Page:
BBC two presents ‘Who Should Get to Stay in the UK’, a frustrating yet enlightening programme reflecting the trials of 700,000 people applying to remain in the UK indefinitely for differing reasons. The show presents a complex net of rules and regulations those from outside the E.U must follow in order to leave or remain.

These individuals from outside the E.U, are applying for VISA’s with the help of immigration lawyers, though some lawyers are paid for upfront, and others are working free of charge to help such people with no money and significant health issues. The first episode for example, presents Rasheed, a Bangladeshi homeless man with Crohns disease whose student visa has run out five years ago. He requires a lawyer and a doctor to argue his need for the NHS, and therefore his need to stay in the UK on medical grounds. Rasheed appeals through the means of a lawyer who is fighting his case for free, on humanitarian grounds. Other cases are poles apart. We meet Valeriya, a student on her fifth student visa, whose father gifts £200,000 to fund her new entrepreneur visa as requested by the Home Office and her fancy lawyer. She struggles however, to put together a business plan for her fashion company, one that will satisfy the requirements of the Home Office.  There’s also a Scottish man called Ajmal who requires three work visas for chefs he’d like to bring in from India to work for and expand his business, but he is faced with the absurd issue of his successful takeaway business, not being seen as priority or needed even in the eyes of the Home Office, even though, he projects it will create fifty local jobs.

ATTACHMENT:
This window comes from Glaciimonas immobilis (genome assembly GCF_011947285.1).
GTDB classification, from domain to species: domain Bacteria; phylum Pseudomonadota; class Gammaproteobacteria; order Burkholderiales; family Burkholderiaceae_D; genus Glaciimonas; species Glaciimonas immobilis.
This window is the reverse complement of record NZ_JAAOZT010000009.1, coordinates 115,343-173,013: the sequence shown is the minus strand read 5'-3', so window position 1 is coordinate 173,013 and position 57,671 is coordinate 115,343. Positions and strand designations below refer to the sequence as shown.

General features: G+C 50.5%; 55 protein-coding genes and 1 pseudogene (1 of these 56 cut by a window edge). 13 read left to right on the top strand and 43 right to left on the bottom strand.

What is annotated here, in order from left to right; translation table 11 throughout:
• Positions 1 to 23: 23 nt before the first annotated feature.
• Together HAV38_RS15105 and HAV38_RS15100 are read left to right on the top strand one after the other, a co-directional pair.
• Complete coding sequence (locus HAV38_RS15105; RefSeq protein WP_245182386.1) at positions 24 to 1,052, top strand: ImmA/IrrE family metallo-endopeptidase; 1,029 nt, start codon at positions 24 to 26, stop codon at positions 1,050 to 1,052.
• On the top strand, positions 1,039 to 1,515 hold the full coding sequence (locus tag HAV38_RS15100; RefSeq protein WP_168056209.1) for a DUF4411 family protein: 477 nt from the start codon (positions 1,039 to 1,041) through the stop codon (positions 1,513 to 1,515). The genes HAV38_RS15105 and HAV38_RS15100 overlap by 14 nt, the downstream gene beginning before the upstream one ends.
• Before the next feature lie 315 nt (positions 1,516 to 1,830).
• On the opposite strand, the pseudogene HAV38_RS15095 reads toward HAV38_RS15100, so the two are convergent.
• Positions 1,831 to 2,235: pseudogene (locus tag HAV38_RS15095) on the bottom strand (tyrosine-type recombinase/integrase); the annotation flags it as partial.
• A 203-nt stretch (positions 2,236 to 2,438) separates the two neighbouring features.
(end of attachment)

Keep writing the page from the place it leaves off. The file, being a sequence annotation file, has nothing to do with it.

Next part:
This show is rife with facts of frustration through experts and scrutiny of the UK Home office, weaved in with personal journeys filled with potential political issues, financial burdens and losses, and pure human decency. In this way, a softer side to immigration is exhibited. There is less of the hateful tone toward immigrants stealing from the land as such, rather a theme that they are adding to the country. The show also reflects the intricate reason that such personal stories were presented, which is that each story was just that; personal. And in the eyes of immigration law, this is critical.

By Idman Omar